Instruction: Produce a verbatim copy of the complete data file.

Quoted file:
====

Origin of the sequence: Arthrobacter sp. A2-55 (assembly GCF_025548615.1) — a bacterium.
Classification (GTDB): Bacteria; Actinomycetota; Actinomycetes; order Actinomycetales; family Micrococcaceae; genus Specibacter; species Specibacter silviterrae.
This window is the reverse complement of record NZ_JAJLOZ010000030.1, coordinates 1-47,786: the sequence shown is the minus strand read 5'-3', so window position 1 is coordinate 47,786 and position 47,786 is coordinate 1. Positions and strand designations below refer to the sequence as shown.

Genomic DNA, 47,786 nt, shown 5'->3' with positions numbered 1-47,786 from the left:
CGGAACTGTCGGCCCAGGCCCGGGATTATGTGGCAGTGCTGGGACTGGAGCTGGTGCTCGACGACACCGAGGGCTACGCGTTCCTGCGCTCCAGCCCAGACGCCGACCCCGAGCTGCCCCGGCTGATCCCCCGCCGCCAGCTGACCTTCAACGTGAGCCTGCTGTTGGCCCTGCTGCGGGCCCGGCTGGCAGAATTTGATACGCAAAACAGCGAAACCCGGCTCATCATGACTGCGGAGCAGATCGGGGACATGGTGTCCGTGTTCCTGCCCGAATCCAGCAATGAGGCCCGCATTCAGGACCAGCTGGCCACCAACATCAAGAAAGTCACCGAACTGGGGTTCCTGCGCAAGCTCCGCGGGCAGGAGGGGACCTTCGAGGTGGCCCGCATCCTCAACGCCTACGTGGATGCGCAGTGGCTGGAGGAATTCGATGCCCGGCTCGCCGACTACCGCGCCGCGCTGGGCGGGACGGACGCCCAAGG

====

Origin of the sequence: Arthrobacter sp. A2-55 (assembly GCF_025548615.1) — a bacterium.
Classification (GTDB): Bacteria; Actinomycetota; Actinomycetes; order Actinomycetales; family Micrococcaceae; genus Specibacter; species Specibacter silviterrae.
This window is the reverse complement of record NZ_JAJLOZ010000030.1, coordinates 1-47,786: the sequence shown is the minus strand read 5'-3', so window position 1 is coordinate 47,786 and position 47,786 is coordinate 1. Positions and strand designations below refer to the sequence as shown.

Genomic DNA, 47,786 nt, shown 5'->3' with positions numbered 1-47,786 from the left:
CGGAACTGTCGGCCCAGGCCCGGGATTATGTGGCAGTGCTGGGACTGGAGCTGGTGCTCGACGACACCGAGGGCTACGCGTTCCTGCGCTCCAGCCCAGACGCCGACCCCGAGCTGCCCCGGCTGATCCCCCGCCGCCAGCTGACCTTCAACGTGAGCCTGCTGTTGGCCCTGCTGCGGGCCCGGCTGGCAGAATTTGATACGCAAAACAGCGAAACCCGGCTCATCATGACTGCGGAGCAGATCGGGGACATGGTGTCCGTGTTCCTGCCCGAATCCAGCAATGAGGCCCGCATTCAGGACCAGCTGGCCACCAACATCAAGAAAGTCACCGAACTGGGGTTCCTGCGCAAGCTCCGCGGGCAGGAGGGGACCTTCGAGGTGGCCCGCATCCTCAACGCCTACGTGGATGCGCAGTGGCTGGAGGAATTCGATGCCCGGCTCGCCGACTACCGCGCCGCGCTGGGCGGGACGGACGCCCAAGG